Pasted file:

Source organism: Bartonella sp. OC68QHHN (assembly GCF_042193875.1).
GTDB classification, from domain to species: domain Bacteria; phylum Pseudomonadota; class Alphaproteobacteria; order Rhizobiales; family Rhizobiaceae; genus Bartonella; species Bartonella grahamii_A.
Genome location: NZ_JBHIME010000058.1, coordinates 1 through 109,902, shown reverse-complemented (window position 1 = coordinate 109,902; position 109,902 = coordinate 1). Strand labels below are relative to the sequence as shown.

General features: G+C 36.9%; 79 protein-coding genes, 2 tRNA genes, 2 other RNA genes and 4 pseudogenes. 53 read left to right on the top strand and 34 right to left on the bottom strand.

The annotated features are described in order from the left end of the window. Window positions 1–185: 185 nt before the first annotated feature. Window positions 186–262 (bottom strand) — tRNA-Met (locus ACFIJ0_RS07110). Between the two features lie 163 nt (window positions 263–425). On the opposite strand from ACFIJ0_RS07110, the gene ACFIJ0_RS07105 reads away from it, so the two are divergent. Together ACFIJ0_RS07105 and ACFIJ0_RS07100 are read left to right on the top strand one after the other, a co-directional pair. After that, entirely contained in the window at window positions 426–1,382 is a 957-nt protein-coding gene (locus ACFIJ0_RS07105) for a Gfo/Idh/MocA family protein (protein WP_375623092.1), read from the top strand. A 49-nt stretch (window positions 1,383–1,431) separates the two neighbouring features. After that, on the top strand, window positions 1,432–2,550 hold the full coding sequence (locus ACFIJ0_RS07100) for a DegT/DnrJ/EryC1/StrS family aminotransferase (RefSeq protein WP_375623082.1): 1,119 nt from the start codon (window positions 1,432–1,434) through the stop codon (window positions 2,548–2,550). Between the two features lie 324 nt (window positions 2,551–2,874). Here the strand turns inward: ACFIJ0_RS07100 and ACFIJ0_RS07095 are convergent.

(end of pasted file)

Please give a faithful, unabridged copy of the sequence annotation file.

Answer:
Source organism: Bartonella sp. OC68QHHN (assembly GCF_042193875.1).
GTDB classification, from domain to species: domain Bacteria; phylum Pseudomonadota; class Alphaproteobacteria; order Rhizobiales; family Rhizobiaceae; genus Bartonella; species Bartonella grahamii_A.
Genome location: NZ_JBHIME010000058.1, coordinates 1 through 109,902, shown reverse-complemented (window position 1 = coordinate 109,902; position 109,902 = coordinate 1). Strand labels below are relative to the sequence as shown.

General features: G+C 36.9%; 79 protein-coding genes, 2 tRNA genes, 2 other RNA genes and 4 pseudogenes. 53 read left to right on the top strand and 34 right to left on the bottom strand.

The annotated features are described in order from the left end of the window. Window positions 1–185: 185 nt before the first annotated feature. Window positions 186–262 (bottom strand) — tRNA-Met (locus ACFIJ0_RS07110). Between the two features lie 163 nt (window positions 263–425). On the opposite strand from ACFIJ0_RS07110, the gene ACFIJ0_RS07105 reads away from it, so the two are divergent. Together ACFIJ0_RS07105 and ACFIJ0_RS07100 are read left to right on the top strand one after the other, a co-directional pair. After that, entirely contained in the window at window positions 426–1,382 is a 957-nt protein-coding gene (locus ACFIJ0_RS07105) for a Gfo/Idh/MocA family protein (protein WP_375623092.1), read from the top strand. A 49-nt stretch (window positions 1,383–1,431) separates the two neighbouring features. After that, on the top strand, window positions 1,432–2,550 hold the full coding sequence (locus ACFIJ0_RS07100) for a DegT/DnrJ/EryC1/StrS family aminotransferase (RefSeq protein WP_375623082.1): 1,119 nt from the start codon (window positions 1,432–1,434) through the stop codon (window positions 2,548–2,550). Between the two features lie 324 nt (window positions 2,551–2,874). Here the strand turns inward: ACFIJ0_RS07100 and ACFIJ0_RS07095 are convergent.